Journal of Law and Policy


Jackie Kushner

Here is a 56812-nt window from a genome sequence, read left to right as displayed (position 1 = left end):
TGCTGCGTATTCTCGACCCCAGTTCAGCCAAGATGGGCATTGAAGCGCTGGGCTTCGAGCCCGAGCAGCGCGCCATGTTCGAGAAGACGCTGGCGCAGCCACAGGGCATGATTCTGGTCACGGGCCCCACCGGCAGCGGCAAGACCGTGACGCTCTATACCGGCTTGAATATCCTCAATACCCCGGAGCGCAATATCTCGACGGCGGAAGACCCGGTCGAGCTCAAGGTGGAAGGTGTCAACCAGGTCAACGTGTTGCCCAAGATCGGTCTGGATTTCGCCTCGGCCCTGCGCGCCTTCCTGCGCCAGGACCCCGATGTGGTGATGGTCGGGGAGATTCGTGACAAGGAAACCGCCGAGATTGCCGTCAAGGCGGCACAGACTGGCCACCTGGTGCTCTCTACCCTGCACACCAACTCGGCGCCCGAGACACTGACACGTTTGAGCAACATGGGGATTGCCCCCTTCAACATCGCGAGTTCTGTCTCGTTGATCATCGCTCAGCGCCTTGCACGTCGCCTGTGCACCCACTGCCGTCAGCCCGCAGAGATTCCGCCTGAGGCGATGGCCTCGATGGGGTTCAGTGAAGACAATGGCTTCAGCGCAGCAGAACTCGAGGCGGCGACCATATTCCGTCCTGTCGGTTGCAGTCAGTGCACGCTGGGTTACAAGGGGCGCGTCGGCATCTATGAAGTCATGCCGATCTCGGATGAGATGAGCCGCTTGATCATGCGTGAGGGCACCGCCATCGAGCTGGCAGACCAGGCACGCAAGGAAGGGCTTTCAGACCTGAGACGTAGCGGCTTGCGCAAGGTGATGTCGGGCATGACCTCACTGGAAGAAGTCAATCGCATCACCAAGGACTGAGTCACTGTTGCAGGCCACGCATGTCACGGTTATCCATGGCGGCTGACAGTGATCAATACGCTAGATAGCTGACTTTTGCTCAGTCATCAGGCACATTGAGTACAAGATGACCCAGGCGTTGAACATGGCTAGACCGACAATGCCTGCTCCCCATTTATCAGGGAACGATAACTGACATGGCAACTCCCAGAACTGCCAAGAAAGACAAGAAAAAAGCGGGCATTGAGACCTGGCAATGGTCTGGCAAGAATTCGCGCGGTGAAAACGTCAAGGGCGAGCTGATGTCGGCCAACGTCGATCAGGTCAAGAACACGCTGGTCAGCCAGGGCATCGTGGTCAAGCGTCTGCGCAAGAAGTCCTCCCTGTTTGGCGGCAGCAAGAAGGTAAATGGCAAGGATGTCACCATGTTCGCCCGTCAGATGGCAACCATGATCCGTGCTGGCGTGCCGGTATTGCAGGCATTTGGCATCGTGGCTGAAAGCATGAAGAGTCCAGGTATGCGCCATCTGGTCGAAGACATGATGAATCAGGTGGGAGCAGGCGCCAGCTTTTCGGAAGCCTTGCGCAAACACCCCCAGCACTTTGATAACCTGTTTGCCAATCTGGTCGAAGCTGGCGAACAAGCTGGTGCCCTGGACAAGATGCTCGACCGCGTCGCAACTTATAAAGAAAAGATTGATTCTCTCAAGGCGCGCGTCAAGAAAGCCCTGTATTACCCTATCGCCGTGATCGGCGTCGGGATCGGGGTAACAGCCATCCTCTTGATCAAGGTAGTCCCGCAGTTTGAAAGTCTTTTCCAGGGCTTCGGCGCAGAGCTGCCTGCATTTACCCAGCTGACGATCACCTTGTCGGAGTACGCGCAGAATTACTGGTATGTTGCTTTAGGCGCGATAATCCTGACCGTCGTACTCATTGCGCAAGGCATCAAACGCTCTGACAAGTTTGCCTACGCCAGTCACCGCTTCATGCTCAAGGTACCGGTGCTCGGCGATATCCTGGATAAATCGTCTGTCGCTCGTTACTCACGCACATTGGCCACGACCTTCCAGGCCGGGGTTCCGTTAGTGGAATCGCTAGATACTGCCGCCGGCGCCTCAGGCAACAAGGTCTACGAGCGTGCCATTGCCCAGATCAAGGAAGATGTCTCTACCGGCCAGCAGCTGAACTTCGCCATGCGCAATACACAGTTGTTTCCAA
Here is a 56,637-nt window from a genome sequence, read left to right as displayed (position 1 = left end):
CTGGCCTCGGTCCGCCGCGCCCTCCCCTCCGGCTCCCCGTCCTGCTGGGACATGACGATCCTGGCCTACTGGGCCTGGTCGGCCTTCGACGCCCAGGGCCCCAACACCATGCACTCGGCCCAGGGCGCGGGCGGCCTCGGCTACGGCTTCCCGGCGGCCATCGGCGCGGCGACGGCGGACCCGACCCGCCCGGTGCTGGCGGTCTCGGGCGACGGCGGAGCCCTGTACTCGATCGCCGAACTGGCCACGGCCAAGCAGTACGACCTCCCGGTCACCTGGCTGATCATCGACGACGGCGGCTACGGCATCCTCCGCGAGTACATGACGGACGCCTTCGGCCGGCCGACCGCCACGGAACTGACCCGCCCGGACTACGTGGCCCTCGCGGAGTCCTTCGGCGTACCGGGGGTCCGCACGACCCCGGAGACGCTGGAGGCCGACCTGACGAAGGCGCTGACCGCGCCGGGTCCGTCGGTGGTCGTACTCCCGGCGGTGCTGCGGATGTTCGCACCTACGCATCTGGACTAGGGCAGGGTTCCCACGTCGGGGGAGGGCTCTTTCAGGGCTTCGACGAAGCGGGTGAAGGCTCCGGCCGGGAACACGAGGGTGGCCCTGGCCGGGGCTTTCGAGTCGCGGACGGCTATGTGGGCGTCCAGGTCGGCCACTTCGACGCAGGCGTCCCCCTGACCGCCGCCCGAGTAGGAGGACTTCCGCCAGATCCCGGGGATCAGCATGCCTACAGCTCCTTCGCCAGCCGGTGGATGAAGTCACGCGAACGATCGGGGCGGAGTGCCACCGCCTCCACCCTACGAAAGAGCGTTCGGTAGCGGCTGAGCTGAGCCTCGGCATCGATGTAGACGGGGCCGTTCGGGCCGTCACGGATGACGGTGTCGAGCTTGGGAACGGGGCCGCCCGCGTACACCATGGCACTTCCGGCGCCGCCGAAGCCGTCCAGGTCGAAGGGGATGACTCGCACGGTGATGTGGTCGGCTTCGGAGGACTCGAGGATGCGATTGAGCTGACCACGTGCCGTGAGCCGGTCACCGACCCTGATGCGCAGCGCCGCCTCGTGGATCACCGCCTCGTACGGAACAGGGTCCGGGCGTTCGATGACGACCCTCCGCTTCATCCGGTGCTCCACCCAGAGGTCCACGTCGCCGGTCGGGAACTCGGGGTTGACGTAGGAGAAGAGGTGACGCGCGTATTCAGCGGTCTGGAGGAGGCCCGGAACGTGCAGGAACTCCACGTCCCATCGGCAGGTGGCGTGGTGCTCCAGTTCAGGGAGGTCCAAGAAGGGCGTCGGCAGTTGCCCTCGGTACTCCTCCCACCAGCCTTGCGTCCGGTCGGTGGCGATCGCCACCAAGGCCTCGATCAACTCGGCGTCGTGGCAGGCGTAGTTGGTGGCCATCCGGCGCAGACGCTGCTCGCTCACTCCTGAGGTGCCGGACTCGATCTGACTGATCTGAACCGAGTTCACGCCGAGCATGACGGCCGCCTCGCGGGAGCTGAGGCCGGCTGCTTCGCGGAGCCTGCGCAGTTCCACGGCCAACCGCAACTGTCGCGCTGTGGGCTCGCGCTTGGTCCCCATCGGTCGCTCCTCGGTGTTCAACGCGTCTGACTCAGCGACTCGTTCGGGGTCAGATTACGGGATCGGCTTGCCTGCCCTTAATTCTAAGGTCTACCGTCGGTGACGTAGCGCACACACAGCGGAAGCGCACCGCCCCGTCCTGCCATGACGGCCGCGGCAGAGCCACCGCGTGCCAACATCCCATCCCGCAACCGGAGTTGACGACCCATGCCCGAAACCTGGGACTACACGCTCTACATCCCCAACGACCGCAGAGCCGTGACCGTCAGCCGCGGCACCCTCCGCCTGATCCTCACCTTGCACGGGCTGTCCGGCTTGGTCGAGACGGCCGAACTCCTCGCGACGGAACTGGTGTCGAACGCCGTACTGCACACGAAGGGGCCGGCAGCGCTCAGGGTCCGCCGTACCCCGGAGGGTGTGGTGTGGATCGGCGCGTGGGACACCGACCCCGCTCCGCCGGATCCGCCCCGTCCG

In 2011, environmentalist lawyer Steven Donziger was sued in a retaliatory lawsuit by the oil company Chevron, following his securement of a multibillion-dollar award against the company for its environmental harms in Ecuador. In a case rife with judicial impropriety, Donziger was ultimately charged with criminal contempt of court and his charges were prosecuted by a private attorney. These suits exemplify the growing problem of powerful corporations using legal tactics to retaliate against activists and undermine the legitimacy of the legal system. Federal judges contribute to the problem by misusing the extensive power they hold in distinguishing criminal from civil contempt, as well as appointing private prosecutors. The impartiality of the judiciary is of paramount importance in ensuring the legitimacy of the justice system, meaning even the appearance of judicial impropriety may be detrimental to the system as a whole. This Note argues that the criminal versus civil contempt classification should be clearly defined based on the intent of the contemptor. It also proposes that public prosecutors, rather than the judiciary, should be responsible for the appointment of private prosecutors. Both of these reforms would have better protected Donziger from the partiality of the judges involved in his cases and would safeguard the public’s trust in the federal judiciary as a legitimate means to achieving justice in the United States.